Discussion on drafts

Discussion in 'Managing Your Flock' started by Ed62, Dec 1, 2010.

  1. Ed62

    Ed62 Chillin' With My Peeps

    I've always thought that if someone knew why something worked or didn't work, he/she knew what he/she was doing. So I'd like to share my thoughts on drafts, and their ill effects on chickens. Your thoughts on this subject would be more than welcome, especially if you do not agree with my thinking. Here we go:

    First off, I would describe drafts in the coop as air which is colder than the inside temp of the coop, finding it's way into the coop.

    From here down is where my thinking might be wrong, but it's what I believe at the present time. Air which is colder than the inside temp, and is at chicken level, is likely to be a concern because it might cause health concerns for the chickens.

    Air coming into the coop at chicken level, that is the *same* temp as the inside of the coop, shouldn't be a concern. The reason I believe this is because chickens can tolerate cold weather (to a certain point) outside, with no ill effects. Even if the wind is blowing (unless the wind chill index gets too bad).

    Please share your thoughts on this, and tell us why or why not you agree with my way of thinking. If you do agree with it, that is reason to use as little heat in the coop as possible.

    Ed
     
  2. midget_farms

    midget_farms Chillin' With My Peeps

    Apr 15, 2008
    Dunlap Illinois
    I think you are on the right track - but just a little bit off the mark.

    The draft is a wind or breeze that blows through the coop - it does not matter if it is colder or the same temp as the air inside the coop. What happens is this.

    A chicken will fluff out her feathers (much like a thick pair of socks) and the air in the feathers is heated by her body. The feathers do a good job of holding this heated air against her body & she stays nice and warm even on the coldest day.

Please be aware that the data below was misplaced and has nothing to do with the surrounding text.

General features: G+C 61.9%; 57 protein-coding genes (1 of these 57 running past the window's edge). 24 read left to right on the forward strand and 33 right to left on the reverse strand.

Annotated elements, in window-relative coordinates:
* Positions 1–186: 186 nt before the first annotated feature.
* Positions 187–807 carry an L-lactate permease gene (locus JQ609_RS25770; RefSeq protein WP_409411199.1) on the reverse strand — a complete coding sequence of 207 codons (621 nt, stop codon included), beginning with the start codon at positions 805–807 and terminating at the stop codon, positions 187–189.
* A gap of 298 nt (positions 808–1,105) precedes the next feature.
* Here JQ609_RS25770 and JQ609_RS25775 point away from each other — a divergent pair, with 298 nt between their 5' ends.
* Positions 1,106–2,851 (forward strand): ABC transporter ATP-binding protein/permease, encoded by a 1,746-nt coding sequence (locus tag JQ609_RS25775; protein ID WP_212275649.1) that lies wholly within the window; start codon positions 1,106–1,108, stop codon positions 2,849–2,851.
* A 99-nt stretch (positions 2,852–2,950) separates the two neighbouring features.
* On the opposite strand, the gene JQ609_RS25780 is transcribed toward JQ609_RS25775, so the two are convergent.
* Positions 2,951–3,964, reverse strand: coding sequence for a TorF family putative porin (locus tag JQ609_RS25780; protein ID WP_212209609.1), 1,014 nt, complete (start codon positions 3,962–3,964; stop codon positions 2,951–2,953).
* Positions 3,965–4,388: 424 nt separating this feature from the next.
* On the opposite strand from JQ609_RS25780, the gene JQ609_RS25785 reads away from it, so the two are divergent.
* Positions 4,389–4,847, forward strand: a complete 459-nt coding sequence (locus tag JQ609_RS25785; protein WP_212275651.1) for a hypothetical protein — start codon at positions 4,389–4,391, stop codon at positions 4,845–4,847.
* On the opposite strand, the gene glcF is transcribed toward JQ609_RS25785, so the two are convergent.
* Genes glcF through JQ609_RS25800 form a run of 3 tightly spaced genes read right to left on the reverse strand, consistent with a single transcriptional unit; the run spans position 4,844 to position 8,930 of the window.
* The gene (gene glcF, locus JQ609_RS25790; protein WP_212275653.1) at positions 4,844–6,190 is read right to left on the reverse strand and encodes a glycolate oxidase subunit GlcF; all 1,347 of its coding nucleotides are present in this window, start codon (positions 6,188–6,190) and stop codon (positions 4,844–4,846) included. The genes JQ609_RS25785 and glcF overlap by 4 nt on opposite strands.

When a draft or breeze comes through it blows cold air into her feathers displacing the warm air she is trying to keep in her feathers. This is when she gets a chill & can get sick or even freeze to death.

    So its not the temp of the air - but the movement that causes them trouble.

    Thats my understanding of it all.
     
  3. Ed62

    Ed62 Chillin' With My Peeps

    Thanks very much for the post. It makes a lot of sense. Anyone else have a different thought on this?

    Ed
     
  4. sourland

    sourland Broody Magician Premium Member

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    [​IMG] Midget_farms is right on the money. It's all about air movement blowing on the birds.
     
  5. abhaya

    abhaya Chillin' With My Peeps

    Nov 5, 2010
    cookeville, tn
    Yeo it is not so much the temp as the movement. You want you coop to be air movement free especially on the level the chickens roost at.
    They roost high because warm air rises (I just made that part up) They really like to be high because of predators I think. But thats my story and I am sticking to it.
     
  6. Mrs. K

    Mrs. K Overrun With Chickens

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    Nov 12, 2009
    western South Dakota
    I was going to mention the warm air rising, so it should be warmer on the roost than on the floor. A draft is a movement of air, and anyone working outside on a cold windy day, that walks around the corner of a building and gets out of the wind, is always amazed at how much warmer one is out of the wind.

    My husband, a long time cattle rancher, says it is not the temperature, it is the wind that will wear something out. One can take very cold temps, if there is shelter from the wind.

    I do not worry too much about the pop up door, now that my run is predator tight. it is at floor level. I do close off a bit, not tight, the windows on the east side, that are next to the roost. Just to give them a bit more protection.

    mk
     

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